Ariana Miyamoto is Japan's first biracial beauty queen. She grew up in Japan, speaks Japanese, and was born to a Japanese mother and an African-American father. But, as gorgeous and smart as she is, some people are unhappy with her being crowned Miss Japan last month.
Miyamoto doesn't fit the traditional archetype of a Japanese woman — especially a beauty queen — and after she received her title, she was met with racist remarks across Twitter and Japanese media outlets. "What is a half-Japanese doing representing Japan?" one website wrote. Kotaku.com translated some of the tweets to, "Is it okay to select a hafu [biracial person] to represent Japan?" and "Because this is Miss Universe Japan, don't you think hafu are a no-no?" Some even said the country deserved a "pure-blooded Japanese." The website also reported that Miyamoto had to explain herself to the Japanese press, telling them about her background, saying she was "born and raised in Nagasaki, and that while she doesn't 'look Japanese' on the outside, on the inside, there are many Japanese things about her. "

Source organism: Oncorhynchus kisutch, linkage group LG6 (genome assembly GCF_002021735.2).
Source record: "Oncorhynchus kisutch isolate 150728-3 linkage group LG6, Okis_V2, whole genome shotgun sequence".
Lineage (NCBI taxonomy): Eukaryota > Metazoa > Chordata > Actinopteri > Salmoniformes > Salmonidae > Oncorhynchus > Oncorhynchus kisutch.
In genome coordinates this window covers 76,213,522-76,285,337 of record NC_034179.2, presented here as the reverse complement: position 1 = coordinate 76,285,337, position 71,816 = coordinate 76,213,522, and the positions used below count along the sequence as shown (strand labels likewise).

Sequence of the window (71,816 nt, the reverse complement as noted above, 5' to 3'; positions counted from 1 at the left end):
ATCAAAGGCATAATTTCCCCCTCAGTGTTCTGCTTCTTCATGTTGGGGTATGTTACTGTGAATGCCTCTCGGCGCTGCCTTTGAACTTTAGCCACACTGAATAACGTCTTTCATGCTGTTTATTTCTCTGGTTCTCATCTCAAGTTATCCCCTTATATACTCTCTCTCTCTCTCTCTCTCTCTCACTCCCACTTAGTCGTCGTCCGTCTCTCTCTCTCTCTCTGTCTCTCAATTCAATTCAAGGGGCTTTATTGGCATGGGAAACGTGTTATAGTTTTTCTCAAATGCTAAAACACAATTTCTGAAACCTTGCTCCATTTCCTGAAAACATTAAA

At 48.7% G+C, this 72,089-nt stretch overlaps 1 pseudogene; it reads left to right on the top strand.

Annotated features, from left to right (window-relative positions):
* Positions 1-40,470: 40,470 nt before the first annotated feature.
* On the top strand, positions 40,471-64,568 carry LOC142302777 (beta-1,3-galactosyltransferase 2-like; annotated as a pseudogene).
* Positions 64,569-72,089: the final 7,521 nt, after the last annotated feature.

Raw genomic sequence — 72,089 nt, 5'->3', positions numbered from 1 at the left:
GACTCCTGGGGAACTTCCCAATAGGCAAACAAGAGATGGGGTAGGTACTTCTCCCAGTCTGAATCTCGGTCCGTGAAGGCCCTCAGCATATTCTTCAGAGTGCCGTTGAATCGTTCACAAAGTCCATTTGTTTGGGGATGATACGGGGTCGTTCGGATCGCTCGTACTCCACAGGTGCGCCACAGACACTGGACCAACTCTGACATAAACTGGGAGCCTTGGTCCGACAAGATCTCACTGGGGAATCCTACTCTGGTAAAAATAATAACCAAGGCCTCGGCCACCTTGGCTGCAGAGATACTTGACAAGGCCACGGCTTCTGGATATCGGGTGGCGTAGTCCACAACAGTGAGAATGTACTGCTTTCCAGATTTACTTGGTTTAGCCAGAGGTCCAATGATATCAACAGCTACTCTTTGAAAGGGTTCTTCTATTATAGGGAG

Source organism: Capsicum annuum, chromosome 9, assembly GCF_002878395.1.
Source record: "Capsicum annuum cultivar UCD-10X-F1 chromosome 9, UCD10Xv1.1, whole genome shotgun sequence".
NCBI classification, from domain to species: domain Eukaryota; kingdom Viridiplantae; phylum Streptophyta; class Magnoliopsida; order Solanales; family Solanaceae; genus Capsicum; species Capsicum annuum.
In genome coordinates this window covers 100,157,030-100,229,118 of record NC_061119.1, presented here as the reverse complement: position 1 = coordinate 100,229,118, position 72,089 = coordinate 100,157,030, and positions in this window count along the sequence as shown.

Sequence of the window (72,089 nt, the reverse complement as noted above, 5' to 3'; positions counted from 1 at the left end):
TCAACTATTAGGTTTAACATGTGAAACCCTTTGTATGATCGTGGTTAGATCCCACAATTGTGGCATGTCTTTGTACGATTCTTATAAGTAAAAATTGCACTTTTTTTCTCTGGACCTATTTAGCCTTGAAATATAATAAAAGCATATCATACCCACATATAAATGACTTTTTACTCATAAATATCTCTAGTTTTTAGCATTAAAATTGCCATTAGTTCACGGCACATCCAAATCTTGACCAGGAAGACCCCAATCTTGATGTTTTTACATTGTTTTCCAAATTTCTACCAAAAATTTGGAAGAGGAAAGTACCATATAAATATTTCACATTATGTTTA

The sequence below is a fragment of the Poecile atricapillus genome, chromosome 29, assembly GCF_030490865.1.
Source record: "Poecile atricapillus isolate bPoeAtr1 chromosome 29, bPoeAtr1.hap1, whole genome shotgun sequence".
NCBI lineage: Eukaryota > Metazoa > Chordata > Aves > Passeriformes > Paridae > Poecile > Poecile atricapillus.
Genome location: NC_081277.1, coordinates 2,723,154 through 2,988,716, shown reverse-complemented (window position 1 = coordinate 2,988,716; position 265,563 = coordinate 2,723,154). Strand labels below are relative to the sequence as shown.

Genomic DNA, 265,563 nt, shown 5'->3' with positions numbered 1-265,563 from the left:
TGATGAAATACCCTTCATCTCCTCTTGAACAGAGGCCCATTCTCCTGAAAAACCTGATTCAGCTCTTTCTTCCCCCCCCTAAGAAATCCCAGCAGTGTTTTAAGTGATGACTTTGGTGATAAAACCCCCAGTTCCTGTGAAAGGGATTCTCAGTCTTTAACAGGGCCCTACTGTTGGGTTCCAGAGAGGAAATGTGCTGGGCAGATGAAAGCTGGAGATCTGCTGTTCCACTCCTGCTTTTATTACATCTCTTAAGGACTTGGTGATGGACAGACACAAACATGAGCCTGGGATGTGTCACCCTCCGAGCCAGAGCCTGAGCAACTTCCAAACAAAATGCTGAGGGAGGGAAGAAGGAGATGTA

Miyamoto spoke out to Bloomberg: "Japan is always saying it’s globalizing, but I feel it hasn’t yet dealt with basics such as racial discrimination." Growing up, classmates didn't want Miyamoto to use the same swimming pool as they did. And, these days in Tokyo (where she currently resides), although she feels more comfortable, often when she enters a store the clerks speak to her in English. While Miyamoto's win is exposing some pretty backwards thinking in Japan, it also points to progress. Why? Because the girl won. “It’s very good for Japanese people to be challenged, and made to think whether their stereotypes about who looks Japanese are really correct anymore,” Tessa Morris-Suzuki, PhD, a professor at the Australian National University in Canberra told Bloomberg. "The more that people who look slightly different from the stereotypical image of Japanese come to represent Japan, the more people will get used to that idea." Hopefully, this will lead to more progress in Japan — and, in turn, around the world. And, Miyamoto is a good role model for such a movement. “I want to use my involvement in Miss Universe to travel to other countries and talk to people who have experienced the same things I have,” she told Bloomberg. “I hope to be able to give them courage.” That's a beautiful answer, if we ever heard one. (Bloomberg)